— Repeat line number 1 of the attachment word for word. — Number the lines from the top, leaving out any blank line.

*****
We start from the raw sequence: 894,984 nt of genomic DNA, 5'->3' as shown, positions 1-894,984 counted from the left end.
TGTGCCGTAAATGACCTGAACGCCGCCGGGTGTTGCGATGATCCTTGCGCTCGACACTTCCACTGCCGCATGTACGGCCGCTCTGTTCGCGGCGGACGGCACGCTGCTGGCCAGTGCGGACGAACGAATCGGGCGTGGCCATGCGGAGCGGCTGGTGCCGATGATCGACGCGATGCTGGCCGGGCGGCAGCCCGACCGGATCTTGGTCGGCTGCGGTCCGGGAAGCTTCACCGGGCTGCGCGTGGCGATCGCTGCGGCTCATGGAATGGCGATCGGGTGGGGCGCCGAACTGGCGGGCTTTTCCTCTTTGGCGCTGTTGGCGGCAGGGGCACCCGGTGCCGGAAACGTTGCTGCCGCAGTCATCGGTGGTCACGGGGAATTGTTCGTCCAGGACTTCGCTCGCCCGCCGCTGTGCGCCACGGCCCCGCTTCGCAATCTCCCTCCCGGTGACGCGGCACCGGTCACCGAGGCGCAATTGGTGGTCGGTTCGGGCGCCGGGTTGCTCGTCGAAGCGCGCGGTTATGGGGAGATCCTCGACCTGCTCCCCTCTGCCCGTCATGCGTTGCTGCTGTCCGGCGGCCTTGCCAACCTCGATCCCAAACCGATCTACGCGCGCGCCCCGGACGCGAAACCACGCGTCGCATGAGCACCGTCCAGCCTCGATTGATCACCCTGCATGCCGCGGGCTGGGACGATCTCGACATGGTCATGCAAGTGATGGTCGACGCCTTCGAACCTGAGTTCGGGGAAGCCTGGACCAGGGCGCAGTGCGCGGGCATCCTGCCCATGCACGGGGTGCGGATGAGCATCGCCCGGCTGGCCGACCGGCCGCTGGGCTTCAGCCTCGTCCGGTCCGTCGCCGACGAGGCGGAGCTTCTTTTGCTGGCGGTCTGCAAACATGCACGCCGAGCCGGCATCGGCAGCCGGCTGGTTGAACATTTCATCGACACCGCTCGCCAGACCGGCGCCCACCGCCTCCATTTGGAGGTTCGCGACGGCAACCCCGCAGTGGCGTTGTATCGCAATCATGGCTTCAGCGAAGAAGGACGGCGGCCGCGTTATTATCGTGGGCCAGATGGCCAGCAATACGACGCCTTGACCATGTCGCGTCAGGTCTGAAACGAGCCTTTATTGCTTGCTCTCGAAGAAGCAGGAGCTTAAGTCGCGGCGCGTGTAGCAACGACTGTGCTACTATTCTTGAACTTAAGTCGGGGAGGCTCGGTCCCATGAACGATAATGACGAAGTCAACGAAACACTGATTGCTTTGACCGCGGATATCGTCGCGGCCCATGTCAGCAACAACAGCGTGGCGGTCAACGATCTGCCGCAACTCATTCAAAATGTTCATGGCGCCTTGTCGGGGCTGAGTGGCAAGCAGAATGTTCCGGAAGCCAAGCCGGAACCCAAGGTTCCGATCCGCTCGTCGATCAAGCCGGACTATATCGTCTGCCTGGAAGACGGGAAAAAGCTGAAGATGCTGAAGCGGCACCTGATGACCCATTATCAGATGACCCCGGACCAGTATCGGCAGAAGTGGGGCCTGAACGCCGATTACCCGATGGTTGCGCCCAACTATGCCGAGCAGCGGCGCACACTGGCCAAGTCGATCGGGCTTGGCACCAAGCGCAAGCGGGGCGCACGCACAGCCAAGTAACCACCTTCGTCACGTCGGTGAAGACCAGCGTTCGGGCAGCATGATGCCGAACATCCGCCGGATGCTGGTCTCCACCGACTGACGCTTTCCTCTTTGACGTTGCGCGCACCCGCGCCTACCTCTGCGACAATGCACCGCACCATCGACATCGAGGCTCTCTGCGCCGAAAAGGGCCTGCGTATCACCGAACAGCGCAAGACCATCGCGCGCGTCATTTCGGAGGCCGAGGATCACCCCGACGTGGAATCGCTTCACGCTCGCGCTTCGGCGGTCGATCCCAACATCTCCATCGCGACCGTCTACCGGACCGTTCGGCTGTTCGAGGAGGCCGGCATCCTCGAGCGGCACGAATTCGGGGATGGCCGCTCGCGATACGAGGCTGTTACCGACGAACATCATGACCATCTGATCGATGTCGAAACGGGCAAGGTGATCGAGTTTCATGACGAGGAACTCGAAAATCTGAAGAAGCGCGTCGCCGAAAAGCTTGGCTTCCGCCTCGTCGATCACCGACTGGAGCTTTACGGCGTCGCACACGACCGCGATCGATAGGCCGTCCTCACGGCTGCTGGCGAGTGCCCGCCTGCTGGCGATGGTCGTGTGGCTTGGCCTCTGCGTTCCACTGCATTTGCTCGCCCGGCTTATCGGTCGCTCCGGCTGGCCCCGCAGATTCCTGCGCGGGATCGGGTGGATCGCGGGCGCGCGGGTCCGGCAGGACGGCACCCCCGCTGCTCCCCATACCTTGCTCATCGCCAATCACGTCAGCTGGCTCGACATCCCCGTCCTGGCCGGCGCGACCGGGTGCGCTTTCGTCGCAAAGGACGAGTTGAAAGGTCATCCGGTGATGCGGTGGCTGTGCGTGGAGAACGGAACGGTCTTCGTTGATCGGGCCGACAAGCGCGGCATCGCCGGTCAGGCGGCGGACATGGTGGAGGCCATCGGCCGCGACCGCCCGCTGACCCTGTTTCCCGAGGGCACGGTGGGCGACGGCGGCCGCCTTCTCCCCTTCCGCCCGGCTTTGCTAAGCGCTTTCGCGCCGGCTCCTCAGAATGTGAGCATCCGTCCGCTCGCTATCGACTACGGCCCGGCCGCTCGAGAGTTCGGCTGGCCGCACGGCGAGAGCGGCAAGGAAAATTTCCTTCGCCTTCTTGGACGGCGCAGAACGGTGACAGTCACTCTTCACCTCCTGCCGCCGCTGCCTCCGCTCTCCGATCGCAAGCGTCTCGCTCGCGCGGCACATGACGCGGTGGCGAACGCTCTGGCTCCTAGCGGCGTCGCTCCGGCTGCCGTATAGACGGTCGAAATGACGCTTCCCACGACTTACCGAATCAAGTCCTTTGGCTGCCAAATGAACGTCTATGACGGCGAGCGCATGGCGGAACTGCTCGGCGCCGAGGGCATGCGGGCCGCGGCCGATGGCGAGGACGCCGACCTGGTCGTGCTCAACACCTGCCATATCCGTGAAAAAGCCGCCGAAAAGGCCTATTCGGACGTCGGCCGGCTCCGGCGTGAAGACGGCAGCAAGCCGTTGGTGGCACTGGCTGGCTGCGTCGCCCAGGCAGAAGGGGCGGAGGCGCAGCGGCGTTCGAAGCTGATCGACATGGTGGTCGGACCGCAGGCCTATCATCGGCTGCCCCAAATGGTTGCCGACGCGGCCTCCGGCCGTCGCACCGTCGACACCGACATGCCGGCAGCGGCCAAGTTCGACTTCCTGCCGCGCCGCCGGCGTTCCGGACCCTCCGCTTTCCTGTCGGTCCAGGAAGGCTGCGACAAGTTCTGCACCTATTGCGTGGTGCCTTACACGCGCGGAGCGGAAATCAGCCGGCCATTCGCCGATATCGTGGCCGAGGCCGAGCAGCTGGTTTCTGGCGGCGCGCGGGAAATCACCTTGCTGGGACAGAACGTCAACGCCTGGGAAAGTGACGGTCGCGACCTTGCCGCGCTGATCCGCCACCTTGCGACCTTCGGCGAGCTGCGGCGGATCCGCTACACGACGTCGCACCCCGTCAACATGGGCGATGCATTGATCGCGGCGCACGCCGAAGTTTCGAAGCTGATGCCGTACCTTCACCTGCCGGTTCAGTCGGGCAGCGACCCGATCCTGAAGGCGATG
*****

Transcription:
We start from the raw sequence: 894,984 nt of genomic DNA, 5'->3' as shown, positions 1-894,984 counted from the left end.